By Simon Basketter
Downloading PDF. Please wait... Issue 2208

BP’s Gulf oil cleanup harms workers

This article is over 11 years, 6 months old
BP took Allen "Rookie" Kruse’s livelihood. In response he took his own life. His suicide last week is just one tragic example of the devastation that BP continues to cause.
Issue 2208

BP took Allen “Rookie” Kruse’s livelihood. In response he took his own life. His suicide last week is just one tragic example of the devastation that BP continues to cause.

Allen was captain of a charter fishing boat that used to take out groups of 30 on fishing expeditions. The Deepwater Horizon oil rig that exploded on 20 April, killing 11 workers and beginning an environmental catastrophe, destroyed his livelihood.

The disaster has wrecked the fishing industry and covered the coast in oil.

The only way to make any money was to join up with BP’s “Vessels of Opportunity” programme where ships search for oil.

After hours of searching for oil, Rookie would return in a daze.

“The first day he came back, I said, ‘Hey Rookie, what’d you think?’” said Courtney Williams, his friend.

“He said his mind was so messed up he couldn’t even think.”

Over the next two weeks, Kruse became more reserved. He lost 30 pounds in weight.

After he shot himself, BP sent grief counsellors to the area to distribute a handbook called “Coping with Technological Disasters”.


Over 168 workers who have taken part in the oil cleanup for BP are seriously ill so far. And the cleanup isn’t working.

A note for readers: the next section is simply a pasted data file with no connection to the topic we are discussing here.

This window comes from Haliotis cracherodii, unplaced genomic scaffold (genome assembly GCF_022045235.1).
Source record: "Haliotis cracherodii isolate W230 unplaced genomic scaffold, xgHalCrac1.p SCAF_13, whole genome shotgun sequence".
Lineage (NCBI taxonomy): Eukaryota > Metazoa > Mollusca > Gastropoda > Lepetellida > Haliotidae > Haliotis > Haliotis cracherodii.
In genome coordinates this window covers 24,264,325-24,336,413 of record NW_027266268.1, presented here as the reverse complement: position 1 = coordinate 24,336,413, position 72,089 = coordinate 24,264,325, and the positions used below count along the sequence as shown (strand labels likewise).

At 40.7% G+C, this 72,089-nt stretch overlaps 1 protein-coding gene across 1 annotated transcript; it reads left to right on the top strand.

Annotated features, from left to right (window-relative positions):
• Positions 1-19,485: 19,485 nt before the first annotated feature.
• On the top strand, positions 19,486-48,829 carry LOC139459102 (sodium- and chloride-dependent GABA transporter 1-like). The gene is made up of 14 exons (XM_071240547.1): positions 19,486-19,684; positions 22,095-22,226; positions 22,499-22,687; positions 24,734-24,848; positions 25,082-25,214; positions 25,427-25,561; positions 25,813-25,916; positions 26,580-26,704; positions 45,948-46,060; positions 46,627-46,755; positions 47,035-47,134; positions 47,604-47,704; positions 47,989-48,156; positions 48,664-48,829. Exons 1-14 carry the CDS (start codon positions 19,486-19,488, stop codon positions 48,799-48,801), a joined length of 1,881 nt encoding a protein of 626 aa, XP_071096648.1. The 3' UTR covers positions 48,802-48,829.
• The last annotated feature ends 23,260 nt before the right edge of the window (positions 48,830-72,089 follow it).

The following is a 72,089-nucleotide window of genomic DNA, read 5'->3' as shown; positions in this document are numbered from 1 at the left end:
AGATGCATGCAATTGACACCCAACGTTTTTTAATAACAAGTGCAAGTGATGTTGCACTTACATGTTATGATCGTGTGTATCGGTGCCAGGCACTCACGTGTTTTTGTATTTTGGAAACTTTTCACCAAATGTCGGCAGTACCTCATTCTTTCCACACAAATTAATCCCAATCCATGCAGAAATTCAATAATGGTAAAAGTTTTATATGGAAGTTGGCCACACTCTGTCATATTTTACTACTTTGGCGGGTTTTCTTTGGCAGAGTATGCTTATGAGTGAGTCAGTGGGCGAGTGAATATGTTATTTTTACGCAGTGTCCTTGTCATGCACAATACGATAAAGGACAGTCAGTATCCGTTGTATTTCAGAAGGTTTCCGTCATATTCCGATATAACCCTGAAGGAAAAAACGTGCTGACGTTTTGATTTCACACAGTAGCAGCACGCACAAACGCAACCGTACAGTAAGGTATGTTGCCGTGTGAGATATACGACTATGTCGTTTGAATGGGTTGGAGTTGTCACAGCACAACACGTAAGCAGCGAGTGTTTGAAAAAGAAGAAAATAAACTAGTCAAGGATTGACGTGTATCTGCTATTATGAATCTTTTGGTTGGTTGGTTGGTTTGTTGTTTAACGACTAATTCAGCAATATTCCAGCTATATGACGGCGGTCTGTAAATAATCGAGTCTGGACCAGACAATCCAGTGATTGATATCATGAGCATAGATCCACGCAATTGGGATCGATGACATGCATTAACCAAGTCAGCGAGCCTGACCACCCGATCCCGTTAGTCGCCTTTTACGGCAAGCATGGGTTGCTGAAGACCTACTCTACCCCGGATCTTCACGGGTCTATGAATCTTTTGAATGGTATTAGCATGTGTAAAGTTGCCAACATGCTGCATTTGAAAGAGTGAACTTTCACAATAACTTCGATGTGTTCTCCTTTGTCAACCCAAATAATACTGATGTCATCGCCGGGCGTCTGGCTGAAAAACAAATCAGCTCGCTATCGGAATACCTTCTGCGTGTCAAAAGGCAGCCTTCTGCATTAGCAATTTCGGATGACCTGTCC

At the site of the disaster, more than 60 ships are trying to capture the oil, burn it, disperse it with dangerous chemicals or even throw it back in the sea.

Two giant rigs are drilling relief wells before a hurricane forces everyone to scatter to calmer waters. The relief rigs and ships can’t ride out a major storm.

Meanwhile the oil keeps on gushing at a rate 70 times higher than BP initially claimed.

Last week a robot submarine knocked a cap off the well, halting attempts to siphon off about half the oil flow.

The relief rigs, so far, have drilled 11,000 feet below the sea floor. The idea is to pump mud and cement into the well to clog the hole.

But no one knows the condition of the well. Charles West, a geophysicist who worked on relief wells, says that it’s likely that the bottom of the well has eroded around the steel casing.

If that’s true, he said, drilling into the casing would be “like trying to chase a strand of spaghetti around with a spoon.”

The cleanup operation on shore is no better. Along the northern Gulf coast, where miles of beaches have remained coated with oil for weeks, disposal is haphazard at best.

The “cleanup” has produced 1,300 tons of solid waste.

Mounds of oily sand and rubbish are scattered across three states. The debris isn’t classified as hazardous waste, so it can be placed in landfills that accept ordinary household rubbish.

And it isn’t only in the US that protection of people’s health and the environment is so flagrantly disregarded.

Lib Dem energy and climate secretary Chris Huhne announced plans to increase environmental inspections of North Sea oil rigs in the wake of the BP disaster. But the government is cutting the number of inspectors!

Currently six inspectors are responsible for investigating and enforcing environmental standards on the 24 drilling rigs and 280 oil and gas production installations in Britain’s part of the North Sea.

Last year they carried out 69 inspections, of which eight were of drilling rigs. Now, as part of the government’s drive against “onerous” health and safety laws, it will cut health and safety inspectors nationally.

The government is giving millions of pounds in tax breaks to oil companies seeking to develop the deep waters off the west coast of the Shetland Isles. Two deep sea rigs will start in the Autumn—one of them owned by BP.

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